Changed Priorities Ahead: An Announcement

Photo credit: Redvers

On Monday, my daily life, my career path, and my work-related goals will change substantially. You see, Friday was my last day working at an exceptional start-up here in San Diego. (I love you guys. I will miss you all!) (Parenthetical, part 2: anyone software engineers out there want to work at a fabulous, fast-moving financial data and analytics start-up? They’re hiring!) I have spent a great year and a half there, but I have decided I must now turn my eyes to other pursuits.

To be more specific, for the better part of this last year, I have been learning more and more about diabetes. After fifteen years of doing my best to ignore it, I have come to recognize that, unlike obnoxious children, it doesn’t just go away if you don’t pay attention to it, and it certainly doesn’t leave you alone. So I have been reading, learning, trying to understand this disease that affects my daily experience so much.

And here’s what I have learned, in a nutshell: I need to understand this body. This black box, this mysterious series of operations with glucose-level outputs– it is not enough for me anymore just to let it be, or even just to keep going forever, titrating insulin, measuring intake and researching new devices and hormones. Worrying about ups and downs. Throwing inputs at my body and waiting to see what it spits out on the other side.

And I get it– they’re working on a cure. For fifteen years, it’s been just around the corner. And every ten years or so we seem to hit another boom in the cure cycle– we’re almost there! I did it in a mouse! I swear.

But my suspension of disbelief can only span so many years, and I’m over it. No one will cure this for me.

So, I’ve decided to do it myself.

OK, not really, not literally– but what I mean is: I spend a large proportion of my time thinking about treating this disease– How many carbs is that? How much insulin have I taken already, and am I going up or down? What is the likelihood that we’ll find parking close versus having to walk from several blocks away? Is my sensor coming out?– maybe I should start putting some thought toward actually understanding it, how it functions in my body, and how we can cure it.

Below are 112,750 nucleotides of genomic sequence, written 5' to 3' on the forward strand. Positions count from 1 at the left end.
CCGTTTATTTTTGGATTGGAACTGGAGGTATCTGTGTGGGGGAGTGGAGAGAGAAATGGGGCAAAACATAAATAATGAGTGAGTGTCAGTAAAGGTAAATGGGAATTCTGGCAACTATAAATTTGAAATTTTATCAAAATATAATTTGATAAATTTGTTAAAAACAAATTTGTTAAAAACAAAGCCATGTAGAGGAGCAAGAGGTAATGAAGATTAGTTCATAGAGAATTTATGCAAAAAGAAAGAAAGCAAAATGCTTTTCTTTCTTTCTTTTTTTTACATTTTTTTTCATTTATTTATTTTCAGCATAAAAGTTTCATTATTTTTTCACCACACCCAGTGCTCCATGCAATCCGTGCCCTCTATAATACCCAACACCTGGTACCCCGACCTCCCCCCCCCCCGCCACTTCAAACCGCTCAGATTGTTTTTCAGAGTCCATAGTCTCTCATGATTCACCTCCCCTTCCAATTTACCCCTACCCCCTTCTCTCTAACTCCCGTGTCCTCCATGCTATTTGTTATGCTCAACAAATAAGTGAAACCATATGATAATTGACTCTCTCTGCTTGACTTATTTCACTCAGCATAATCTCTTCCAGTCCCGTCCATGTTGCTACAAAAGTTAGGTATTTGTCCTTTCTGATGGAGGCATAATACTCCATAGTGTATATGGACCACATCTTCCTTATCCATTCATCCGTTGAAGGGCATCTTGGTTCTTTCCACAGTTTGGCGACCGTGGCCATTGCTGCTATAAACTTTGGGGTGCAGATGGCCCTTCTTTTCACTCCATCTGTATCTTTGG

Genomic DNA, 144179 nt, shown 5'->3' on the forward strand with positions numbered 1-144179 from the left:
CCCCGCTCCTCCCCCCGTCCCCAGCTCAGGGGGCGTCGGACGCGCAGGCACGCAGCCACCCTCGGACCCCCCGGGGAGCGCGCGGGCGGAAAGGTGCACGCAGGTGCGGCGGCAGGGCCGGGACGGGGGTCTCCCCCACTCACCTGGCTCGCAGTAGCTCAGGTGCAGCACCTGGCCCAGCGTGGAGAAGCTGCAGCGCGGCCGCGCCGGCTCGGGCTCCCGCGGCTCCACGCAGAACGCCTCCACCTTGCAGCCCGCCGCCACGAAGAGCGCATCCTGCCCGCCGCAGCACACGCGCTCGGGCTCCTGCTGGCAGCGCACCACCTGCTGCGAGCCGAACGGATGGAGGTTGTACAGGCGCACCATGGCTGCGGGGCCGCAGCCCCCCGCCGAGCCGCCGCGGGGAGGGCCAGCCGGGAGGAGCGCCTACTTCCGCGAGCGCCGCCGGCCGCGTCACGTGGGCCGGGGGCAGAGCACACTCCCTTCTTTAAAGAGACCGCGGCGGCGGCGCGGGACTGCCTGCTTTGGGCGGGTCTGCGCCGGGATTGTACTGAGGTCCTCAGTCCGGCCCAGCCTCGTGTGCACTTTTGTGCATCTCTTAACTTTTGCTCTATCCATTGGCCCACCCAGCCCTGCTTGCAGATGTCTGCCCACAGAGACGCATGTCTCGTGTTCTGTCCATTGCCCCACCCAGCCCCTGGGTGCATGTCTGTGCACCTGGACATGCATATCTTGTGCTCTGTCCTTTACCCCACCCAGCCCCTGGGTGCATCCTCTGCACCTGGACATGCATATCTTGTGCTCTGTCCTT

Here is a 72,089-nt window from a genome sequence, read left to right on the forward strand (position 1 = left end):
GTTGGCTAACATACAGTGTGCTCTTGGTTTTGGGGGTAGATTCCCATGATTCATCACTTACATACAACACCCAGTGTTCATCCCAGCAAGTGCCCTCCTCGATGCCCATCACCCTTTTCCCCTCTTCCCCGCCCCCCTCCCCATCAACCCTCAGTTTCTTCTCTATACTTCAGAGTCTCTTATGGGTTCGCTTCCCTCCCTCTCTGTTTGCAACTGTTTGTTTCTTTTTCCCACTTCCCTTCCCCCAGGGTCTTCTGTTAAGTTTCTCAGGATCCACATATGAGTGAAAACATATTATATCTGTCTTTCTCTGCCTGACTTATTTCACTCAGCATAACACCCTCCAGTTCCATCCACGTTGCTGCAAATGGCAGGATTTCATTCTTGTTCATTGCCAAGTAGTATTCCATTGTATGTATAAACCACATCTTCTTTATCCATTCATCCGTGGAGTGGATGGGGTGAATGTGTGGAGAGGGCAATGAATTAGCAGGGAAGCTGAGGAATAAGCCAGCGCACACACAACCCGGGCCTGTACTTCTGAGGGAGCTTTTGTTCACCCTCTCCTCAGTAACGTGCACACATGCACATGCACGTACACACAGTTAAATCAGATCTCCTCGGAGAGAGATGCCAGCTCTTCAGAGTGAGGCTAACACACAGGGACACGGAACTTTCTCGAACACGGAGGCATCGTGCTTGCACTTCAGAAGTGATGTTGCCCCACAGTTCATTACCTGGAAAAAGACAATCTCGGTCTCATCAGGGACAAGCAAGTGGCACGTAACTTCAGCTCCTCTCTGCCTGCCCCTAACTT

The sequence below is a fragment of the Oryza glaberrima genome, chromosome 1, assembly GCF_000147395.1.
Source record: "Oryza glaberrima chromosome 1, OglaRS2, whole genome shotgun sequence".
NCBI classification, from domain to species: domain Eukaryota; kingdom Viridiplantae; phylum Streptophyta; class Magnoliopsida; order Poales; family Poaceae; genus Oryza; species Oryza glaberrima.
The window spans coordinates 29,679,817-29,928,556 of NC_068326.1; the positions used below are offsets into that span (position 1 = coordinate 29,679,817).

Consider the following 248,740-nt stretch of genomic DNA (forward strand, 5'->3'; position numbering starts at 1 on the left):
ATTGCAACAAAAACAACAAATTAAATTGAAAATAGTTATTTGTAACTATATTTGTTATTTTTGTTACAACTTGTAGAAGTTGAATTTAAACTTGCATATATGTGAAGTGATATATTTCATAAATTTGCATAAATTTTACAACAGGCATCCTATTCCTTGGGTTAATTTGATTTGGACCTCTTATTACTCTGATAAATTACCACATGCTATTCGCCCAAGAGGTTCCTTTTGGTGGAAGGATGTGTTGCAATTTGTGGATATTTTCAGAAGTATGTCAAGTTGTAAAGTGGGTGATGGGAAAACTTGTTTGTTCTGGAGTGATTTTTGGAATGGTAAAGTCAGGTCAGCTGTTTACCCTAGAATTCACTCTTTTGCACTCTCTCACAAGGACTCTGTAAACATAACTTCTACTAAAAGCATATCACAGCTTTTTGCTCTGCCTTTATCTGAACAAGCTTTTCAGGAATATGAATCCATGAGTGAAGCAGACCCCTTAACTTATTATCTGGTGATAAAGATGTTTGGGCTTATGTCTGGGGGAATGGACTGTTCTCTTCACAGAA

Not just idle thought; not just arbitrary, when-I-have-spare-time thought. I am a software engineer, and I’m reasonably intelligent, if I may say so myself. And I see a renaissance in drug discovery and development coming, made possible by the molecular insight and predictive power of computational biology— so that’s where I want to be: pushing the edge of science toward a cure for type 1 diabetes.

Because I know enough to know that very, very few scientific discoveries come from single, aha moments of novel inspiration, I do not view this as a binary goal (“Cure diabetes or bust!”), but rather a progression. I am an able and willing worker, and so I can only complain so long about other people not solving my problems before I have to turn the question inward. I believe the cure will come– humans have done more impressive things than cure diabetes!– and I have read about some wonderful research all over the world that continues to move us closer to this end. I want to be there, and to contribute in the most meaningful way I can to the process.

So what does this all look like in practice?

Step 1: Learn. Understand. Trace the input into my body on its route from its origin to its end, including all the molecular pathways and the folding proteins and the microbial influences along the way. And find the points of inflection, the points vulnerable to change and manipulation.